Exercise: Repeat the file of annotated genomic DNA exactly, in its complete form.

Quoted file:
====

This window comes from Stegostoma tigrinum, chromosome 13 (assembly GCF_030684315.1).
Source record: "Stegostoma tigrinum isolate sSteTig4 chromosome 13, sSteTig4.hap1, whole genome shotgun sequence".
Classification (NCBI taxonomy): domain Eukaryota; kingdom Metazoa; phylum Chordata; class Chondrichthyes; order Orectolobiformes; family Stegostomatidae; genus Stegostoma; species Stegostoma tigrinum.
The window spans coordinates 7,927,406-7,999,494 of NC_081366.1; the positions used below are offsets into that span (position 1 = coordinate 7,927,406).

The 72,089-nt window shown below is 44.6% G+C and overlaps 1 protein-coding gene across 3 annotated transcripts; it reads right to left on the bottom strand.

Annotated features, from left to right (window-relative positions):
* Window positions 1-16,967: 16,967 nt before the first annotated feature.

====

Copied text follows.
This window comes from Stegostoma tigrinum, chromosome 13 (assembly GCF_030684315.1).
Source record: "Stegostoma tigrinum isolate sSteTig4 chromosome 13, sSteTig4.hap1, whole genome shotgun sequence".
Classification (NCBI taxonomy): domain Eukaryota; kingdom Metazoa; phylum Chordata; class Chondrichthyes; order Orectolobiformes; family Stegostomatidae; genus Stegostoma; species Stegostoma tigrinum.
The window spans coordinates 7,927,406-7,999,494 of NC_081366.1; the positions used below are offsets into that span (position 1 = coordinate 7,927,406).

The 72,089-nt window shown below is 44.6% G+C and overlaps 1 protein-coding gene across 3 annotated transcripts; it reads right to left on the bottom strand.

Annotated features, from left to right (window-relative positions):
* Window positions 1-16,967: 16,967 nt before the first annotated feature.